If the above assumptions are correct, Gentry asserts that the granites in which the proposed polonium halos were found cannot have been formed over millions or billions of years, but must have been formed in a relatively short amount of time because of the relatively short half-life of polonium. There is polonium dating no indication in Gentry's research of exactly when this proposed rapid formation of primordial granite took place, only that it happened quickly.
And so, if the formation of the primordial rocks of polonium dating Earth's crust did not take billions of years, then to Gentry this seems to make a young Earth more plausible. In short, Gentry's polonium halo research is not direct evidence of a young Earth, but indirect evidence. As will be shown below, however, even this australian online dating reviews evidence of a young Earth may not hold up to scrutiny "Fingerprints of Creation" Scientists such as Tom Baillieul and John Brawley have done research and published articles refuting Gentry's theory of polonium halos.
John Brawley is polonium dating amateur scientist who published an article about research he conducted which polonium dating that there are other radioactive materials polonium dating form halos which are indiscernible from polonium halos, making it impossible to tell whether or not the halos polonium dating Gentry studied are indeed formed by polonium dating Brawley Baillieul refutes Gentry's claims by examining his assumptions about the halos that he observed.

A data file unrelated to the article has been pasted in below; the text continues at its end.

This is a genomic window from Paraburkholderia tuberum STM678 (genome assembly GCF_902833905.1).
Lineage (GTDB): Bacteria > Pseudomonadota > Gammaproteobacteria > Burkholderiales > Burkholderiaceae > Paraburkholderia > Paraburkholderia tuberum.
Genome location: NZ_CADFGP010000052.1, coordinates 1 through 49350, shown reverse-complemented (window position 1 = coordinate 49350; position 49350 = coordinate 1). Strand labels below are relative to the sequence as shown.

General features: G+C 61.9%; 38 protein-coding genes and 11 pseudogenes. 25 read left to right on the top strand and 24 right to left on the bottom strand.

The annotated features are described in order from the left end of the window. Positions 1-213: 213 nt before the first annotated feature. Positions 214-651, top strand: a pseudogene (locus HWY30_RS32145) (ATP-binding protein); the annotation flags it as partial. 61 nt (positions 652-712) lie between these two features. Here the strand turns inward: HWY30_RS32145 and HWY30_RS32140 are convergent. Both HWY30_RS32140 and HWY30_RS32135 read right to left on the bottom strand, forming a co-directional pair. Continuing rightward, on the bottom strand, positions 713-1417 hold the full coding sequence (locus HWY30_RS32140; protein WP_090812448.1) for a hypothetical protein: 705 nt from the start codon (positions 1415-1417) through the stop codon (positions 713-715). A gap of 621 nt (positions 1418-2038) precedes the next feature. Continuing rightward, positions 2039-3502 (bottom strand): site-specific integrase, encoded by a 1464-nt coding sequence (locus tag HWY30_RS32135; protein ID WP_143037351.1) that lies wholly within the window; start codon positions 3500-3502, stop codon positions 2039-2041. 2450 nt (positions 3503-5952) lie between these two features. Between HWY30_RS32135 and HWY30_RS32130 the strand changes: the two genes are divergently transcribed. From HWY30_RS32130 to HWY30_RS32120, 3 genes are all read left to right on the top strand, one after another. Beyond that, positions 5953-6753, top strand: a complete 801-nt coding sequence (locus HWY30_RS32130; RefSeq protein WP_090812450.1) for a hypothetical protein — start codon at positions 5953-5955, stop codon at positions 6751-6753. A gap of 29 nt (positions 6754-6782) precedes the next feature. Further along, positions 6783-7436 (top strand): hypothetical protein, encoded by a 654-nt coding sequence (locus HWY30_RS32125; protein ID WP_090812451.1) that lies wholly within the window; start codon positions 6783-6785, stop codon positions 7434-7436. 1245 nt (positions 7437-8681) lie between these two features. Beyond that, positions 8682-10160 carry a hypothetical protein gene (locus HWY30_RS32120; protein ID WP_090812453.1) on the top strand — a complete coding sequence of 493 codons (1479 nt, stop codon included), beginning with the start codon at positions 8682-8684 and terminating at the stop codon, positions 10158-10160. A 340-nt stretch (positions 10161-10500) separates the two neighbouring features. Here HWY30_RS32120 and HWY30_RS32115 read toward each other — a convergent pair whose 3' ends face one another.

Baillieul claims that the assumption that the rock which these supposed polonium halos were found is primordial is not true. As Baillieul explains, Gentry is a physicist, not a geologist, and as a result he is not able to properly put the rocks being examined in their proper context. Gentry's samples were sent to him by colleagues from around the world, so he cannot be entirely sure how they fit into the geological time scale.
Baillieul asserts that the types of granite that Gentry uses are not actually primordial, and that some of them are not even granite as Gentry claims. Baillieul then challenges Gentry's assumption that the particular ring-shaped halos that he observed can be positively identified as the result of alpha particle bombardment. Gentry bases this assumption on past research done polonium dating a time when the structure of the atom was just being discovered.
Baillieul believes that that there are still some unanswered questions about being able to positively identify the type of radiation that caused a halo polonium dating on properties like the ring structure and color of the halos. He believes that for this reason the oddest dating sites that the observed halos are caused by alpha particle bombardment is at best speculative. Finally, Baillieul claims that even if it is assumed that the halos are cause by alpha radiation, that it seems more likely that the halos would have been caused by the decay of Radon Radon decays to Poloniumand is also part of the decay series of Uranium Since Uranium has half-life of approximately 4.
A recent book titled Thousands. Not Billions which touts a young Earth provides a more polonium dating creationist view on polonium halos. This research, which was conducted by the RATE project, claims to carry on Gentry's work on radiohalos, but in fact seems only to cause more confusion.